“The sights and sounds of Promising Young Woman are unabashedly girlish…It’s an aesthetic choice that feels jarring at first, and then depressingly appropriate. What’s more feminine, after all, than having to deal day in and day out with the horrific ramifications of rape culture?” – Angie Han, Mashable

This isn’t just a straight-up revenge thriller, right?

“As Cassie attempts to balance two very disparate parts of her life, Fennell’s panache for genre-bending absolutely rules, and ‘Promising Young Woman’ manages to be funny and sexy and smart and absolutely terrifying, all in one stylish package.” – Kate Erbland, IndieWire

Promising Young Woman morphs into something more unexpected and complex, shifting in shape and tone a few times over its nearly two-hour run time. A cloud hangs over even its sunniest moments, and some its darkest reveals land with a bark of laugher.” – Angie Han, Mashable

“The movie’s tone shifts from suspenseful to fun, and there is plenty of that in-between some pretty bleak plot points that are alluded to but not fully explained until near the end of the movie.” – Monica Castillo, The Wrap

“Watching Promising Young Woman is like watching someone try to juggle brightly colored glass balls in the air. Some of them shatter on the ground, but you can’t help but be awed by the spectacle and the audacity.” – Matt Goldberg, Collider

Promising Young Woman

(Photo by © Focus Features)

Do the shifts in tone always work?

“Fennell’s biting script is occasionally punctuated with some big jumps and iffy payoffs, and Cassie’s short-lived turnaround is inspired by an unbelievable and thinly written sequence that doesn’t match the rest of her carefully planned missions.” – Kate Erbland, IndieWire

“With so much ambition in ‘Promising Young Woman,’ it feels like the movie wants to have its cake and eat it, too. Not every narrative turn feels germane to the story — some appear to be there simply because they’re unexpected.” – Monica Castillo, The Wrap

How Does Writer-Director Fennell Fare in the Transition from TV to film?

“An actress (currently playing Camilla Parker Bowles on ‘The Crown’) and writer (TV’s ‘Killing Eve,’ as well as three novels for younger readers), Fennell works from an arresting script (featured on the Black List in 2018) whose fluctuating levels of irony and dead-seriousness are further complicated — perhaps sometimes just obscured — by her idiosyncratic directorial choices.” – Dennis Harvey, Variety

“Remarkably, Fennell marries heavy subject matter with impressive lightness. Promising Young Woman is a black comedy at heart, with one awkward family dinner scene particularly memorable.” – Hannah Woodhead, Little White Lies

“Fennell’s primary writing credits of note were on the last season of ‘Killing Eve,’ and she’s got a real gift for flipping from dark comedy to honest pathos to ominous rumblings.” – Jason Baily, The Playlist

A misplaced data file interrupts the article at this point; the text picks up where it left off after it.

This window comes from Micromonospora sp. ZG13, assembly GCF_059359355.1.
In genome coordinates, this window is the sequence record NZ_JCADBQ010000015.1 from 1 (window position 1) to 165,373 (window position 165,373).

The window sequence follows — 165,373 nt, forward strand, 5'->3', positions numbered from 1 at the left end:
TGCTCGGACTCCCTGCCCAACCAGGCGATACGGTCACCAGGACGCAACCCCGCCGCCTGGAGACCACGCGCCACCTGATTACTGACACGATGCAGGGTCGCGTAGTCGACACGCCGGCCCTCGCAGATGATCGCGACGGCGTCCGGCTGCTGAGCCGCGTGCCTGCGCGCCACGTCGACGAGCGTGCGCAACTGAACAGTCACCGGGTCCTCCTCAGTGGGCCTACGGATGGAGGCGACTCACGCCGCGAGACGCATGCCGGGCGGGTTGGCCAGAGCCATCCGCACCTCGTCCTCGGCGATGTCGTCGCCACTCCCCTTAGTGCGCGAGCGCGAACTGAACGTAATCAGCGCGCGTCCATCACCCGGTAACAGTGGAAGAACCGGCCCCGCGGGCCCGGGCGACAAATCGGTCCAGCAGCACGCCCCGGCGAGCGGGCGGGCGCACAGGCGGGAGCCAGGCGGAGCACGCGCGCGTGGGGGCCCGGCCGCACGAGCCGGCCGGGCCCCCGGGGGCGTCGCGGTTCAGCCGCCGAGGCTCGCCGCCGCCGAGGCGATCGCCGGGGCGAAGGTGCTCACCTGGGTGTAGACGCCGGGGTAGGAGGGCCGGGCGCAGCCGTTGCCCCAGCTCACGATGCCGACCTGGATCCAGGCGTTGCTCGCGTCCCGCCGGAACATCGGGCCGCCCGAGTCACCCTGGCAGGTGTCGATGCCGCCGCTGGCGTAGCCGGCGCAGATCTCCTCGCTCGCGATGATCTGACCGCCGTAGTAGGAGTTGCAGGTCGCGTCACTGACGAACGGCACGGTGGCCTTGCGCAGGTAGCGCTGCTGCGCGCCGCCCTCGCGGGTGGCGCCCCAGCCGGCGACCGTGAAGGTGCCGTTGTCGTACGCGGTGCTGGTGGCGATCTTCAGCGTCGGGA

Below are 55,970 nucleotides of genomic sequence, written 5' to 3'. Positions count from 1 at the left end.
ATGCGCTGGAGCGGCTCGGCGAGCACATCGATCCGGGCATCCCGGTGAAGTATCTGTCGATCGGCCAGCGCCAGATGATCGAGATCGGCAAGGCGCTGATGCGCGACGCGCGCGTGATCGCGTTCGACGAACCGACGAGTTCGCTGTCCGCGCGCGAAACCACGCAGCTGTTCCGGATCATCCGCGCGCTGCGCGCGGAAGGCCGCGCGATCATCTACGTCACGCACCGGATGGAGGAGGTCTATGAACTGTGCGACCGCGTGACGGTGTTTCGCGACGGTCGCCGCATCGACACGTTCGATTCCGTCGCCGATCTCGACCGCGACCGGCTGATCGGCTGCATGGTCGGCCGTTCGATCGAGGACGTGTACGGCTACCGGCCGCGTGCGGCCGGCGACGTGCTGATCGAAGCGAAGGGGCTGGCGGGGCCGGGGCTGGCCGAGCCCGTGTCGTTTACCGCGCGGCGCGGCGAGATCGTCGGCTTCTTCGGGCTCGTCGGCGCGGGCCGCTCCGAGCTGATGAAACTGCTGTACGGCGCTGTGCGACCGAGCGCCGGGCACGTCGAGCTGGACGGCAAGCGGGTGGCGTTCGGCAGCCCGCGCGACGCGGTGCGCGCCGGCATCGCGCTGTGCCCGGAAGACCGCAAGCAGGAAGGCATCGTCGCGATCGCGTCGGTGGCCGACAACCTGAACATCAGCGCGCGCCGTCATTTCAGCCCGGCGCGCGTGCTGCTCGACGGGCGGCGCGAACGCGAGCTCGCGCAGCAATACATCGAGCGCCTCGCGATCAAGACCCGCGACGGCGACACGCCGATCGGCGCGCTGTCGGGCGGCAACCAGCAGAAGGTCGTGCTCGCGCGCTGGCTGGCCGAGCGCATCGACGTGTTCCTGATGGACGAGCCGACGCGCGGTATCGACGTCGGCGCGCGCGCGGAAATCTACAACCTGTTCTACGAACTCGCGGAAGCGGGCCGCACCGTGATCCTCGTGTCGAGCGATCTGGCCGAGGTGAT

“I was absolutely floored by Promising Young Woman, not just because Fennell proves she’s already a master of her craft with her first feature film, but because it’s unapologetic in pointing out complicity.” – Matt Goldberg, Collider

No Spoilers, But What About That Ending?

“Fennell saves her (and Cassie’s) biggest surprises for its combustible final twenty minutes, taking risks that are admirable even when they don’t seem as if they’re going to pay off.” – Kate Erbland, IndieWire

“…its ending will prove, I’m certain, divisive. But there’s no denying that Fennell is playing with dynamite here, and knows it.” – Jason Baily, The Playlist

Finally, this all sounds a bit more complex than the trailer suggests… 

“What’s actually onscreen is much trickier than the cheerily titillating exploitation-horror suggested by its early slogan (‘Take her home and take your chances’) and blood-dripping poster design. ‘Species,’ this is not — nor even an updated ‘Ms. 45.’” – Dennis Harvey, Variety

“Though the trailer calls it ‘a delicious new take on revenge,’ that’s not entirely accurate. Yes, Promising Young Woman is about vengeance, but it’s far from appetising; on the contrary, what underlines this scathing tale is suffering and fury.” – Anthony Kaufman, Screen Daily

Promising Young Woman isn’t satisfied with the simple pleasures of revenge…. The deeper we go into Cassie’s world, the more difficult it becomes to ignore the blood and bruises underneath her hard candy-colored shell…” – Angie Han, Mashable

Promising Young Woman premiered at the Sundance Film Festival on Friday, January 25. It is in theaters April 17, 2020. 

Adjusted Score: 92.458%
Critics Consensus: A boldly provocative, timely thriller, Promising Young Woman is an auspicious feature debut for writer-director Emerald Fennell -- and a career highlight for Carey Mulligan.
Synopsis: Everyone said Cassie (Carey Mulligan) was a promising young woman... until a tragic event abruptly derailed her future. Now she's... [More]
Directed By: Emerald Fennell